No other animal symbolizes the beauty, magnificence, and fragility of Africa’s wildlife in the way that elephants do, and few people have devoted as much time, energy, and passion to caring for these incredible creatures. Adine’s love for elephants is as boundless as Africa’s wild spaces and has seen her not only succeed in her role as MD of Jabulani in South Africa but also inspired her to establish the HERD elephant orphanage – Hoedspruit Elephant Rehabilitation and Development. The essence of the soulful safari experience at Jabulani is the opportunity for guests to have respectful interactions with the Jabulani herd – many of whom were originally orphans, just like the elephants being cared for by HERD. Adine has expanded on her love for elephants to create unique experiences for her guests, and to ensure that time spent at Jabulani is both memorable and meaningful.


Rwanda is a relative newcomer to ecotourism, but the combination of unforgettable mountain gorilla encounters and the warmth and friendliness of its people have propelled the land of a thousand hills to the top of many traveler’s bucket lists. Rwanda is therefore the perfect stage for innovators like Elizabeth Tolu Ojo. She’s one of a new generation of African women who are proving that conservation can begin at home and that there is no need for Africa to continue to rely on overseas NGOs when it comes to creating conservation enterprises that are both financially and ecologically sustainable. Elizabeth is the Director of Operations at the ALU School of Wildlife Conservation (SOWC) in Kigali. SOWC is nurturing tomorrow’s conservation business leaders and working towards the creation of an ethical network of solution-driven leaders who can assist African businesses to be more profitable whilst having a lighter footprint.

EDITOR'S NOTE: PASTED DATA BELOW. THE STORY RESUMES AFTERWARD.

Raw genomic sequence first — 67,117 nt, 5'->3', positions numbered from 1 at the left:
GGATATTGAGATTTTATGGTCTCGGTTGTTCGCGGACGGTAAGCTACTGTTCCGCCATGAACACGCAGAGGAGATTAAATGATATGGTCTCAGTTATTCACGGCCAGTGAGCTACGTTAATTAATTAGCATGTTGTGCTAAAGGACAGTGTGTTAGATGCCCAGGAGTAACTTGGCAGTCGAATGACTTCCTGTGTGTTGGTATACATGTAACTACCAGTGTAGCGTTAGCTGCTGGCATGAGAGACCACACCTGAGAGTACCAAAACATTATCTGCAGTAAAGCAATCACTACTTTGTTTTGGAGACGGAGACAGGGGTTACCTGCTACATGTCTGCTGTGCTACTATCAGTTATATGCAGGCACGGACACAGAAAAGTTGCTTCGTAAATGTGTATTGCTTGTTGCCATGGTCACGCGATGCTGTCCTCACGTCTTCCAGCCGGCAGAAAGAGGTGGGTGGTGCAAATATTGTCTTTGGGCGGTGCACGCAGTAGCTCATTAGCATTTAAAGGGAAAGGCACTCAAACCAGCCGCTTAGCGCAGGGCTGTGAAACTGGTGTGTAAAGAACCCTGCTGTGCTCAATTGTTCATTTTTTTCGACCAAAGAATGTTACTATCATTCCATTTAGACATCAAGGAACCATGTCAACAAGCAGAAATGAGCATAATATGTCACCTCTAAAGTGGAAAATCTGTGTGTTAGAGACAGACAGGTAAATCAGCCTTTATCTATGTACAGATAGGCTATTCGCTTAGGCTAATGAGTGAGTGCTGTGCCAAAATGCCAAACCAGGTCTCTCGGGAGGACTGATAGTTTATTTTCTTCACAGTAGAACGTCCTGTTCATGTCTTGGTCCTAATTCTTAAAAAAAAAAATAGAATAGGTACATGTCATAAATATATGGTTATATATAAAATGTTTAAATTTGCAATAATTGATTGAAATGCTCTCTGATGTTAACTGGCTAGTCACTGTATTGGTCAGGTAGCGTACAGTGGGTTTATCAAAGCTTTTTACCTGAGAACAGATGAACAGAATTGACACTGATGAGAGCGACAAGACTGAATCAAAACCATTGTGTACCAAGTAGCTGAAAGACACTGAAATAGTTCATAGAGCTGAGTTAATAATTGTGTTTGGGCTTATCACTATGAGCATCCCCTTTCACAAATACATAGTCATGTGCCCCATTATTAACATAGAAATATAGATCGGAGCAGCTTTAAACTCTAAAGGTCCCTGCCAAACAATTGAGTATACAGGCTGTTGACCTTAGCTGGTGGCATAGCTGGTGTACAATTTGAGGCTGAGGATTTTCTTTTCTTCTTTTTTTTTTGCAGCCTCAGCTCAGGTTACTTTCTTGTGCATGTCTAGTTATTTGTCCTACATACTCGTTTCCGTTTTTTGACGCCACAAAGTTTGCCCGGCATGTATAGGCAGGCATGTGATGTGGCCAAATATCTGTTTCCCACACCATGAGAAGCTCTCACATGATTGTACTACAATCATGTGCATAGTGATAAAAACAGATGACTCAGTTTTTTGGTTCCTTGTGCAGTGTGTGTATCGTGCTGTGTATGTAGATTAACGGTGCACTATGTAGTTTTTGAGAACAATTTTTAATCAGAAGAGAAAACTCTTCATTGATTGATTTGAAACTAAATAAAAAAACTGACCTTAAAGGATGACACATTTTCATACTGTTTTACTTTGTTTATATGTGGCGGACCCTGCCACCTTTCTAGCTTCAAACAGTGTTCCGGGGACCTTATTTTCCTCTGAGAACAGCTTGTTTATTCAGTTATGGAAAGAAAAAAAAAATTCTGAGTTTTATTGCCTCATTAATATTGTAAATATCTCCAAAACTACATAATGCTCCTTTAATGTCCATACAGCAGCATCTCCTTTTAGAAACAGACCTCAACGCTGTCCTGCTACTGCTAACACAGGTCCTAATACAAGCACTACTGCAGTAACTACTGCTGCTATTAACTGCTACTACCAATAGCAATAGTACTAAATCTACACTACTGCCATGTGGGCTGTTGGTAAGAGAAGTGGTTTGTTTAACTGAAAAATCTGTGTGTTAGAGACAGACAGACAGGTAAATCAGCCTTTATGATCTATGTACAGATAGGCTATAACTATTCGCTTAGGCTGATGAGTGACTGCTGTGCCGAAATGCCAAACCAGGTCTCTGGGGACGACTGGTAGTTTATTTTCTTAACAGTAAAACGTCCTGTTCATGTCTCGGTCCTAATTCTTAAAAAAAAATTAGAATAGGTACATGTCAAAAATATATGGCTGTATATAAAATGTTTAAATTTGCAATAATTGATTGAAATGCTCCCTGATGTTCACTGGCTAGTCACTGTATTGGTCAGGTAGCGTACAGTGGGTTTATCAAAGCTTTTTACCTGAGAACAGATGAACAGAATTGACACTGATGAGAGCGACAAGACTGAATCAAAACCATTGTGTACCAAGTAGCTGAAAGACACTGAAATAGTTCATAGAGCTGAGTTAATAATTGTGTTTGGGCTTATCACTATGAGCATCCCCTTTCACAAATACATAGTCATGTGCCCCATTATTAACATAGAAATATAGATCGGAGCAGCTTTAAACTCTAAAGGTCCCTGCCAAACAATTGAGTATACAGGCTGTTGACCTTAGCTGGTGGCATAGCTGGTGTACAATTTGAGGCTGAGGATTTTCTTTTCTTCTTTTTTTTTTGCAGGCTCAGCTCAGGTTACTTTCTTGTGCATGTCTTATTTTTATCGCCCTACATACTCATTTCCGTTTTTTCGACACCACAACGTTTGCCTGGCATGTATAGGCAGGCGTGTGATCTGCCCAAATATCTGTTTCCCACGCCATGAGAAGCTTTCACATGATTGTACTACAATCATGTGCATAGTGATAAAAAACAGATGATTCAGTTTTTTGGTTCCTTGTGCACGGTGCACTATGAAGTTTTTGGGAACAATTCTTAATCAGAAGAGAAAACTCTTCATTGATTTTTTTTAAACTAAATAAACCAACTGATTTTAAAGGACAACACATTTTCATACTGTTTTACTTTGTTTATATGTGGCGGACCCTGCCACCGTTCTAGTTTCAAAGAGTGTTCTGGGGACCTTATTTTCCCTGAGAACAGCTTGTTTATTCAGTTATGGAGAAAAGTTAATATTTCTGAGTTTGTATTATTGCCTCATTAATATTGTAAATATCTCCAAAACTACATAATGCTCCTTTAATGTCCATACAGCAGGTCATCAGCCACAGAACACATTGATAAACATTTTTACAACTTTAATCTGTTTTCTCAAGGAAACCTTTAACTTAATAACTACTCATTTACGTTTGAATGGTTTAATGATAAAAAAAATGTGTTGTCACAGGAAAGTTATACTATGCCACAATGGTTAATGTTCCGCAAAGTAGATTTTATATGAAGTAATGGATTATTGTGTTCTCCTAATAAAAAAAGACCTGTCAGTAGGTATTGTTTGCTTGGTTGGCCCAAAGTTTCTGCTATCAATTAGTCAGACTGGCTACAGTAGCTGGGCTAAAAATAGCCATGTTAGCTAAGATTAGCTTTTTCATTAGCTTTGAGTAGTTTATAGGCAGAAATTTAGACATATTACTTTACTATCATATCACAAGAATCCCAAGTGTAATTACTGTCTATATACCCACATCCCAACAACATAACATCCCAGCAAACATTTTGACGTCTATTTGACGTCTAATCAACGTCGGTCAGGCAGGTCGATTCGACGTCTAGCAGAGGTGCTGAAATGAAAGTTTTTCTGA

Jennifer’s career in Africa has spanned almost the entire history of the modern ecotourism industry, giving her deep insights into what works in African conservation, and what doesn’t. She has distilled this wealth of knowledge and experience into her new role as Co-founder and Conservation Director of Natural Selection, a pioneering safari operator that aims to do things not only differently, but better. Jennifer specializes in identifying ways in which tourism and conservation can work together, and in bringing together people and organizations that share her vision for finding successful solutions for wildlife, for the people that share Africa’s wild places, and for the continent as a whole. Jennifer focuses on raising awareness of conservation challenges, and on channeling funds raised through Natural Selection’s ecotourism endeavors towards positive impact projects.


With Inge’s appointment as General Manager of Conservation, the world-renowned Singita conservation brand now has an all-female conservation team. Inge joins Andrea Ferry (Group Sustainability Coordinator) and Susan Horst (General Manager of Community Partnerships) as part of a dynamic triumvirate of visionary conservation leaders. Their portfolios go to the essence of what Singita stands for – a philosophy that has seen the brand expand to encompass 15 incredible properties across four African nations. In her role overseeing the team, Inge will be ultimately responsible for delivering on Singita’s ambitious conservation, sustainability, and community empowerment promises and ensuring that the brand continues to be an African conservation pathfinder in addition to running some of the continent’s most remarkable lodges.

If you’ve been inspired by the stories of these remarkable women, contact Alluring Africa to see how you too can make a difference in Africa.